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17 May 2013 An autonomous structural health monitoring solution
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Proceedings Volume 8763, Smart Sensors, Actuators, and MEMS VI; 876302 (2013) https://doi.org/10.1117/12.2018401
Event: SPIE Microtechnologies, 2013, Grenoble, France
Abstract
Combining advanced sensor technologies, with optimised data acquisition and diagnostic and prognostic capability, structural health monitoring (SHM) systems provide real-time assessment of the integrity of bridges, buildings, aircraft, wind turbines, oil pipelines and ships, leading to improved safety and reliability and reduced inspection and maintenance costs. The implementation of power harvesting, using energy scavenged from ambient sources such as thermal gradients and sources of vibration in conjunction with wireless transmission enables truly autonomous systems, reducing the need for batteries and associated maintenance in often inaccessible locations, alongside bulky and expensive wiring looms. The design and implementation of such a system however presents numerous challenges. A suitable energy source or multiple sources capable of meeting the power requirements of the system, over the entire monitoring period, in a location close to the sensor must be identified. Efficient power management techniques must be used to condition the power and deliver it, as required, to enable appropriate measurements to be taken. Energy storage may be necessary, to match a continuously changing supply and demand for a range of different monitoring states including sleep, record and transmit. An appropriate monitoring technique, capable of detecting, locating and characterising damage and delivering reliable information, whilst minimising power consumption, must be selected. Finally a wireless protocol capable of transmitting the levels of information generated at the rate needed in the required operating environment must be chosen. This paper considers solutions to some of these challenges, and in particular examines SHM in the context of the aircraft environment.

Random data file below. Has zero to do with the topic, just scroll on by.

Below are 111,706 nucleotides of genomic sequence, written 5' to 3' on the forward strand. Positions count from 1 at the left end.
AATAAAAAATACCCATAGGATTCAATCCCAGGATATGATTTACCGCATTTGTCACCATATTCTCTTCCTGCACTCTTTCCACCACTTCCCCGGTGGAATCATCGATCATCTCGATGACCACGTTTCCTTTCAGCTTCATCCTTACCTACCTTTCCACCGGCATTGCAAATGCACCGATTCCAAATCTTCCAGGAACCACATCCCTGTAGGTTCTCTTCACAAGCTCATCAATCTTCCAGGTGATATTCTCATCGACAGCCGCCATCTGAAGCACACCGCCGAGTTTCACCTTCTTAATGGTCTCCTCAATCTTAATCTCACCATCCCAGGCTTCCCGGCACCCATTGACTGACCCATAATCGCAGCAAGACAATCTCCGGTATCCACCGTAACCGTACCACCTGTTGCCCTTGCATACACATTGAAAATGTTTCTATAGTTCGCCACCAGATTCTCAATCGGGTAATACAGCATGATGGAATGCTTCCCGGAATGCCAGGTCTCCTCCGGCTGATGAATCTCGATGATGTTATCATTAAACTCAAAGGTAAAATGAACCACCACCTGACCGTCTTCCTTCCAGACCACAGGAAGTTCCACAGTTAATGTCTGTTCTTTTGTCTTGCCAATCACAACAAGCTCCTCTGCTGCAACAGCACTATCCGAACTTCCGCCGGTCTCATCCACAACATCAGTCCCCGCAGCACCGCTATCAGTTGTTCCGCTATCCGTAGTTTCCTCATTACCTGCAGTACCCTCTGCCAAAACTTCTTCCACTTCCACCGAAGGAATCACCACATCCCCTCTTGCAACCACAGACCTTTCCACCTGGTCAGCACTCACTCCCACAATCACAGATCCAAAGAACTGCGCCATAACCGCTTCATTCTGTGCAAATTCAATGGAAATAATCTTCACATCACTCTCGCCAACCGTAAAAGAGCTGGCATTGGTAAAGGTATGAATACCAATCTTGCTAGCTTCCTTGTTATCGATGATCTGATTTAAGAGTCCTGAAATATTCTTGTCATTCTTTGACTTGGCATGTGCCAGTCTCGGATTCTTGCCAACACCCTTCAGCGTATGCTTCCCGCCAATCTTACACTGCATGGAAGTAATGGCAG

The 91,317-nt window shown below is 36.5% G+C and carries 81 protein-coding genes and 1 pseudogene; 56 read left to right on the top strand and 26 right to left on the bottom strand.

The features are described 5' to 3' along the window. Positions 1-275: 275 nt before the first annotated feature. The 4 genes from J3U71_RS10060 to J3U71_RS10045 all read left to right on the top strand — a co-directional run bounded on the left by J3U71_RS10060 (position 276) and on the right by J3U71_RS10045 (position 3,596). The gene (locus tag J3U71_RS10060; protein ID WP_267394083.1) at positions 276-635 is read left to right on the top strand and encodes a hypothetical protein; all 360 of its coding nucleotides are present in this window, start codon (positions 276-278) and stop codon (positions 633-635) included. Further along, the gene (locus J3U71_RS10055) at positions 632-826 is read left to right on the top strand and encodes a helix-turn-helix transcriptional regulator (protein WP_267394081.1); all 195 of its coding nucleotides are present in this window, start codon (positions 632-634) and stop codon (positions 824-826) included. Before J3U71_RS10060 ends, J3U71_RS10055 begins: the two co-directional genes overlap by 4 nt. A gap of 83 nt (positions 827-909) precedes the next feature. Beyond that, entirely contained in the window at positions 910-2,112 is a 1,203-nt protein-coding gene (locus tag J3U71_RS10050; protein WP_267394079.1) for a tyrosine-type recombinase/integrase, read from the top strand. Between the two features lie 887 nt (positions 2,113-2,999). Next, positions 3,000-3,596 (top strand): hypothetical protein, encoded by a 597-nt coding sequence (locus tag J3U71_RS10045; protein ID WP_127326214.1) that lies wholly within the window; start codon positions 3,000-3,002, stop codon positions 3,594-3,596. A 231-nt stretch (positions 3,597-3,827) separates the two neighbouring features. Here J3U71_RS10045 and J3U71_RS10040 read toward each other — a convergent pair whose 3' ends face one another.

© (2013) COPYRIGHT Society of Photo-Optical Instrumentation Engineers (SPIE). Downloading of the abstract is permitted for personal use only.
Carol A. Featherston, Karen M. Holford, Rhys Pullin, Jonathan Lees, Mark Eaton, and Matthew Pearson "An autonomous structural health monitoring solution", Proc. SPIE 8763, Smart Sensors, Actuators, and MEMS VI, 876302 (17 May 2013); https://doi.org/10.1117/12.2018401
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